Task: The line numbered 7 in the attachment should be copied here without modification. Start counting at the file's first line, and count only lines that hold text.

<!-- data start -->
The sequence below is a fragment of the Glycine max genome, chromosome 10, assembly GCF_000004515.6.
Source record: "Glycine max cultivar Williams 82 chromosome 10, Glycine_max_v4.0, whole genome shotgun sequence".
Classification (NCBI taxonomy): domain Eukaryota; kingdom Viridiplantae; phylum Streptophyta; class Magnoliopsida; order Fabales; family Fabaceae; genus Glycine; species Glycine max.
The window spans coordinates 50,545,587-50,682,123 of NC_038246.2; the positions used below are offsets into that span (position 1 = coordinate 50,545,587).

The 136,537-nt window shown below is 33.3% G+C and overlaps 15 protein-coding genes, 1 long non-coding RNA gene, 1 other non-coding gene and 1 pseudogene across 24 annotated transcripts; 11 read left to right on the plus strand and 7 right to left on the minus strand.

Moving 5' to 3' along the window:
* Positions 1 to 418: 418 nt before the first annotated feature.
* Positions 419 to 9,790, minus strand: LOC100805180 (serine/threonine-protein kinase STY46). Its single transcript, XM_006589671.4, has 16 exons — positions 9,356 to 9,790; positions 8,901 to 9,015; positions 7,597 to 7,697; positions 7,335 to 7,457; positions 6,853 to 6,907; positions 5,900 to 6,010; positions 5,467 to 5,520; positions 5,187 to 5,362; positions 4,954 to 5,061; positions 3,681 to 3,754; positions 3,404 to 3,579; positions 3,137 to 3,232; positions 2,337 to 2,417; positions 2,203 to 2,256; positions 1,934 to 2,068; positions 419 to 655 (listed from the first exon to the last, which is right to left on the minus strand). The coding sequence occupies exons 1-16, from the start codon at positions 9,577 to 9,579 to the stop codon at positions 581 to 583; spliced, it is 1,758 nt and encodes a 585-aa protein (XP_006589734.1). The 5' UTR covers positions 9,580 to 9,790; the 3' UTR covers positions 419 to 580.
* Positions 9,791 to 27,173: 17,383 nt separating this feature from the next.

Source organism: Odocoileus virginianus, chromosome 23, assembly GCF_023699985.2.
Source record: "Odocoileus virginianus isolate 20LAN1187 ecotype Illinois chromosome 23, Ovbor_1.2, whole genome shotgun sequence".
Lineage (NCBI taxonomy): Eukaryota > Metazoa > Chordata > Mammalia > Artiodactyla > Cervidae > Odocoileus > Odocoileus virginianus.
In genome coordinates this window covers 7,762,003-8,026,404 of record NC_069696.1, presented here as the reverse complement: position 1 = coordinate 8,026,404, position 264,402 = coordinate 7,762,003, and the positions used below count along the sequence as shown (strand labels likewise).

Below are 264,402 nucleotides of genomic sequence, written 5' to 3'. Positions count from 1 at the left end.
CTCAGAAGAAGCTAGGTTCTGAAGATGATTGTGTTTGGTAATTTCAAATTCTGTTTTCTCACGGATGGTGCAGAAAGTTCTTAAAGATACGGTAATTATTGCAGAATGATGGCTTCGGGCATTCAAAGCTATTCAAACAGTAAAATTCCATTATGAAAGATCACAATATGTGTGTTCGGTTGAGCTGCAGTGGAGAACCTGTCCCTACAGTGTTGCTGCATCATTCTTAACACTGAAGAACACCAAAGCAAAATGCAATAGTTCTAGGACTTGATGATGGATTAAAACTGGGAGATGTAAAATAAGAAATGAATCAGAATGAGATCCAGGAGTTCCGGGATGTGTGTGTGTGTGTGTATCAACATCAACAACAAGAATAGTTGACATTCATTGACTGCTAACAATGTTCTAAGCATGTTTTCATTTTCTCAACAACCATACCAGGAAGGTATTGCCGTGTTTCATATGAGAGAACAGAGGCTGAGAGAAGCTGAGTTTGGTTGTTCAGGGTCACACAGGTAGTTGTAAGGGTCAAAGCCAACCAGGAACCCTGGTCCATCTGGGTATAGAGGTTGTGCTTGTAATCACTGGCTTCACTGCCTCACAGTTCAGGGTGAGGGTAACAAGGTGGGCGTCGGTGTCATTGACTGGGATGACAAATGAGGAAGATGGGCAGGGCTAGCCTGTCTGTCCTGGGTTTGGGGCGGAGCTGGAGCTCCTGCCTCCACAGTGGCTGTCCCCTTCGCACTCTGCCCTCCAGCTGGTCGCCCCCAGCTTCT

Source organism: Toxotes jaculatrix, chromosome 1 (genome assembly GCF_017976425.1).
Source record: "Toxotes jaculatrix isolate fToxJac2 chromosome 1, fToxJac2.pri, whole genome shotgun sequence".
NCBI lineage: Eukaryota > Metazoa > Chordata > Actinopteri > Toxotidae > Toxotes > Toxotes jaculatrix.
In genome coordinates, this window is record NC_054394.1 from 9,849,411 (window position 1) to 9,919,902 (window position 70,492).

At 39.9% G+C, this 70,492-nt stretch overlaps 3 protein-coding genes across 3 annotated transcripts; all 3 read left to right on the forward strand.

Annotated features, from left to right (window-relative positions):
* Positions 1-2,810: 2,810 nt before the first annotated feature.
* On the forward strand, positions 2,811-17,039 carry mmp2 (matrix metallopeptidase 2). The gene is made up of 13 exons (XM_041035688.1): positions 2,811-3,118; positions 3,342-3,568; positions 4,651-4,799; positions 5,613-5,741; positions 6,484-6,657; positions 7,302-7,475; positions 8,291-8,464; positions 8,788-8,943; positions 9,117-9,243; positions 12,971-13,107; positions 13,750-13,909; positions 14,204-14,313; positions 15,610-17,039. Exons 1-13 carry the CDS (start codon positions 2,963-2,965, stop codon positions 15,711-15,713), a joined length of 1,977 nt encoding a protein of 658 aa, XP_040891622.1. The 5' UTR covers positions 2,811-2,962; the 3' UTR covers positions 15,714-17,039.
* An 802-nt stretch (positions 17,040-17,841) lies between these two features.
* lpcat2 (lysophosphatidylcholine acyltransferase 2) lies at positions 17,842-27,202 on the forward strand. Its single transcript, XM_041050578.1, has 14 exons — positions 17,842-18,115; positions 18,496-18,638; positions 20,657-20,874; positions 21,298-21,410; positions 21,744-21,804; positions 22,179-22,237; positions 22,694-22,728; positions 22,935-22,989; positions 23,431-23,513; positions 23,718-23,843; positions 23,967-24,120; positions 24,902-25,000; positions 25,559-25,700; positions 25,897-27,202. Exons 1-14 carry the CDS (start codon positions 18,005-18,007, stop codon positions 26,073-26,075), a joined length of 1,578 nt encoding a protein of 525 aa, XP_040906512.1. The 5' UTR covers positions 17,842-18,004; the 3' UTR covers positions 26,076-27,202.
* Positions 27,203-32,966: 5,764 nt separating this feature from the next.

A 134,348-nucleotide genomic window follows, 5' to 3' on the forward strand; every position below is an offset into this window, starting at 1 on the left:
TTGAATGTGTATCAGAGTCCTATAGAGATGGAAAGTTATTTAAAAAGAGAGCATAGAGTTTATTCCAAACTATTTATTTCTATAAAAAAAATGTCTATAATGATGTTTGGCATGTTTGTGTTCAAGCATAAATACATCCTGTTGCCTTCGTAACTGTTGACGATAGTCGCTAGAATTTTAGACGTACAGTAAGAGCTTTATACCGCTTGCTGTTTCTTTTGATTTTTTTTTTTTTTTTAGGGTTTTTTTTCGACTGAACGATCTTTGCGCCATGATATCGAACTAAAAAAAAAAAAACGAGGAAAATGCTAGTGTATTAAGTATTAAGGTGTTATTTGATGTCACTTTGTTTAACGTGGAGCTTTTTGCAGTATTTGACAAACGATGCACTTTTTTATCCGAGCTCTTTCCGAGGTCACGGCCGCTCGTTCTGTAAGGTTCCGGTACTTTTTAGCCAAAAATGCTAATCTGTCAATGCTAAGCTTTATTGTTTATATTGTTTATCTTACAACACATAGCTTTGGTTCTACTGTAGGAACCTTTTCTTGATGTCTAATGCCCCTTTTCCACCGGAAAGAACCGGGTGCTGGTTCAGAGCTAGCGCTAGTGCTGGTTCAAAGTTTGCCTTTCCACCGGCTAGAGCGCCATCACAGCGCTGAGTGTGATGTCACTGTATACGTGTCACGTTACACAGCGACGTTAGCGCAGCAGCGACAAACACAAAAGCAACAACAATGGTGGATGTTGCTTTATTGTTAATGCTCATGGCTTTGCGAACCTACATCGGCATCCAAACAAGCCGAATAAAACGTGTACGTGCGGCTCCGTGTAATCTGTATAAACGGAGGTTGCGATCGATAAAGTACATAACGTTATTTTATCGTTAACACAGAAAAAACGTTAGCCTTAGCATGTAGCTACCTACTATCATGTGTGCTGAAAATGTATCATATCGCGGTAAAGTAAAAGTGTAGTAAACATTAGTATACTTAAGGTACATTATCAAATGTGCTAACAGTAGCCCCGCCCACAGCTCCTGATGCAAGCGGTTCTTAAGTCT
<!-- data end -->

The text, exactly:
* Positions 1 to 418: 418 nt before the first annotated feature.